Harvey Milk Festival wants to connect you with your ‘inner activist’

Harvey Milk Festival President Shannon Fortner, with her band, MeteorEYES
Harvey Milk Festival President Shannon Fortner, with the band she fronts, MeteorEYES

This week’s Harvey Milk Festival might sound like any other arts and culture get-together. There will be a film screening Thursday night, an art show Friday evening and a stacked music lineup Saturday afternoon.

But that doesn’t quite tell the whole story. The festival, now in its fourth year, honors the life and work of its namesake, Harvey Milk, the first openly gay man elected to public office in California. In doing so, it is trying to force a new generation to stand up to support marriage equality and shout down intolerance.

“This is a call to action,” says festival President Shannon Fortner. “This is the movement that’s happening right now.” Even as state after state approves marriage equality, LGBT friends and allies can’t grow complacent. “We can’t rely on, ‘Well, so-and-so’s got it,'” says Fortner. “It should be everyone coming together and saying, ‘We got this.'”

One art installation Saturday will give festival attendees that opportunity. Fortner calls it the “soapbox project.” Participants will watch and listen to classic Milk speeches, then “connect with their inner activist” and step onto a literal soapbox to speak their minds. The results will be videotaped and compiled later.

The festival also wants supporters to contact Congress. As Washington starts negotiating the details of comprehensive immigration reform, the festival is urging folks to press elected officials to include protections for LGBT relationships in any law passed. It’s an under-reported issue, and one that directly affects Fortner, whose wife lives in the U.K. and can stay in the States for only 90 days at a time.

Right now, all the money generated by the festival — which has broken even each year — is plowed back into the free event, but, having won 501(c)(3) status last year, the all-volunteer festival board wants to expand its involvement with other local nonprofits. The organization received $5,000 from Visit Sarasota County and has teamed up with groups such as ALSO Out Youth and the Community Foundation of Sarasota County. Fortner floats the idea of an LGBT scholarship program as one possible future endeavor.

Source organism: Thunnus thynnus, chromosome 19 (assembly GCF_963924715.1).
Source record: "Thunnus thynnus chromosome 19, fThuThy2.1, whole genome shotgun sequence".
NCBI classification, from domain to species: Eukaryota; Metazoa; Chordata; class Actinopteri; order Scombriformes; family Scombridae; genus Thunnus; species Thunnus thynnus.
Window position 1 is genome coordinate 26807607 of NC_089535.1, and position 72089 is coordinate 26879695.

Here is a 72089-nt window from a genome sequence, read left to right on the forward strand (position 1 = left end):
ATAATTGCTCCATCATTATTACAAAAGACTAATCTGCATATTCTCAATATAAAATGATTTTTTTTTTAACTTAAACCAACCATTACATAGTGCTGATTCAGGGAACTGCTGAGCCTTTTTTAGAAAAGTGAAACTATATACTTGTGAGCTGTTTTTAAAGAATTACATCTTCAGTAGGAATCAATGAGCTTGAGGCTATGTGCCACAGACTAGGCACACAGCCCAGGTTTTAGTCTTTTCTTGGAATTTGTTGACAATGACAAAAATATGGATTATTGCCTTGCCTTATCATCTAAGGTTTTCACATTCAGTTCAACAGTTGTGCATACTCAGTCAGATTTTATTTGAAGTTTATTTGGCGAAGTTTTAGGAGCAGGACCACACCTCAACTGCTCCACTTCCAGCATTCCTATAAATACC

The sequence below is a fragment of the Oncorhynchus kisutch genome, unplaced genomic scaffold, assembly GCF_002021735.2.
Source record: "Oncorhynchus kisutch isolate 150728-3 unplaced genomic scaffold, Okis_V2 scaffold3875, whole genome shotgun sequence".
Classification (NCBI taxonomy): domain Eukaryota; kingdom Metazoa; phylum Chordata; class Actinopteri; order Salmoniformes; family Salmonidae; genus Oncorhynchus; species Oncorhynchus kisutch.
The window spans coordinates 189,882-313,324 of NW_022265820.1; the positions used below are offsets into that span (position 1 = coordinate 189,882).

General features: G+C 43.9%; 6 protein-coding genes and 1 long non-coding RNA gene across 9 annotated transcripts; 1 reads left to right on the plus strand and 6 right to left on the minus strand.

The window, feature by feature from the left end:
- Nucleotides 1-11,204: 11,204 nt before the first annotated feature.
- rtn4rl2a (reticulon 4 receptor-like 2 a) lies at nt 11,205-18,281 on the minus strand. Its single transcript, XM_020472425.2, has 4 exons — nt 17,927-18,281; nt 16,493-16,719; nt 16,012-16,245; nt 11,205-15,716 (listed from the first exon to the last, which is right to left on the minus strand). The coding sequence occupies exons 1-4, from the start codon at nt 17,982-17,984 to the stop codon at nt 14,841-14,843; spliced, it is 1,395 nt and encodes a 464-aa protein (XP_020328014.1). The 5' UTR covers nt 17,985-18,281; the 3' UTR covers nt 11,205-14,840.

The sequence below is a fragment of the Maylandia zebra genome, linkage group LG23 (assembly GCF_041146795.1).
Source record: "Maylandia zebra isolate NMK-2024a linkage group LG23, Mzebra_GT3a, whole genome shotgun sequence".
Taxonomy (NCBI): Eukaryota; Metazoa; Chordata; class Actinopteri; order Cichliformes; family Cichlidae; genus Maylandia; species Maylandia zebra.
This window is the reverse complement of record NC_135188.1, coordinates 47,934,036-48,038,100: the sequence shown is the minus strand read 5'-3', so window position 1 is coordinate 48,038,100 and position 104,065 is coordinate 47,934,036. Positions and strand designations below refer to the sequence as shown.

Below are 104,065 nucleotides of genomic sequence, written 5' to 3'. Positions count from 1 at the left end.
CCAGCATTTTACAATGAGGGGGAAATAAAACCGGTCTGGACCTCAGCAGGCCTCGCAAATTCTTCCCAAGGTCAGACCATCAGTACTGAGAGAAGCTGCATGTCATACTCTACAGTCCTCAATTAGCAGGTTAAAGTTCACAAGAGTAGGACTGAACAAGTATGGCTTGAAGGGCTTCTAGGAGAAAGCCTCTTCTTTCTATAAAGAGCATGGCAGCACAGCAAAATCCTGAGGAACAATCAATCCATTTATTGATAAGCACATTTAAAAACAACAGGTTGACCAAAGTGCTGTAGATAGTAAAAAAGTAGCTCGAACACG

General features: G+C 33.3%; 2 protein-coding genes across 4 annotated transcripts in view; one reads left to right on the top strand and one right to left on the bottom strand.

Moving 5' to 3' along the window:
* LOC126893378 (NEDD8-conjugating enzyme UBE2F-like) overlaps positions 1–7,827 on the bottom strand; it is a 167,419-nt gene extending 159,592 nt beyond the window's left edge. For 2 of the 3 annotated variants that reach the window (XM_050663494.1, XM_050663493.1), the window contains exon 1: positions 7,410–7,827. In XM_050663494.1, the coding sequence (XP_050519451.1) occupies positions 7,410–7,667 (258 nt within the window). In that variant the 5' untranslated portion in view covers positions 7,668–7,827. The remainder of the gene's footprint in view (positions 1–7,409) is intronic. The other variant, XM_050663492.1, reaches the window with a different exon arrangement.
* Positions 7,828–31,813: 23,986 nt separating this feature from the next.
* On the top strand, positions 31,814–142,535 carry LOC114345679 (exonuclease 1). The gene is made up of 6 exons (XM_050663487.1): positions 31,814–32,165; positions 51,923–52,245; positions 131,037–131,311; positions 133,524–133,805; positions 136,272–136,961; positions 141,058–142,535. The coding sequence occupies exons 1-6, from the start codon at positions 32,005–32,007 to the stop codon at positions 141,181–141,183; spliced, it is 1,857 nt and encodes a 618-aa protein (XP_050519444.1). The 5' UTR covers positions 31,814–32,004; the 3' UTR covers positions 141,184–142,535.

“We keep trying to grow,” says Fortner. Indeed what was once a gathering in a vacant lot in the Rosemary District has moved up in the world, to Five Points Park, with the film screening held at Burns Court Cinema and the art show at MillerBrady Fine Art. Fortner says the festival will always “keep evolving.”

Saturday’s music bonanza remains the cornerstone of the festival, with nine acts scheduled to perform. Some are local (such as the band Fortner fronts, MeteorEYES), some are from the Tampa area and some are from as far away as Brooklyn and Tennessee. The show kicks off at 4 p.m. and runs till midnight. In between acts, guest speakers will step on-stage, and there will be a candlelight vigil in honor of Milk at 8:30. Fortner says that moment is intended as a reminder that yes, we’re here to have fun, but there’s a bigger purpose, too.

One of the festival’s big needs going forward? Year-round leadership. The small board has built a thriving annual event, but Fortner wants more people involved. Her big message to attendees this year: “We need their help.”

She’s here to recruit you.

The Harvey Milk Festival runs May 16-18:

  • 9:30 p.m. Thursday, May 16: I Am Divine film screening, Burns Court Cinema, 506 Burns Lane, Sarasota, $10.
  • 7 to 11 p.m. Friday, May 17: Beyond Bullying art show, MillerBrady Fine Art, 614 Florida Ave., Sarasota, free.
  • 4 p.m. to midnight Saturday, May 18: Music festival, Five Points Park, North Pineapple Avenue and First Street, Sarasota, free.

Visit harveymilkfestival.com for all the details.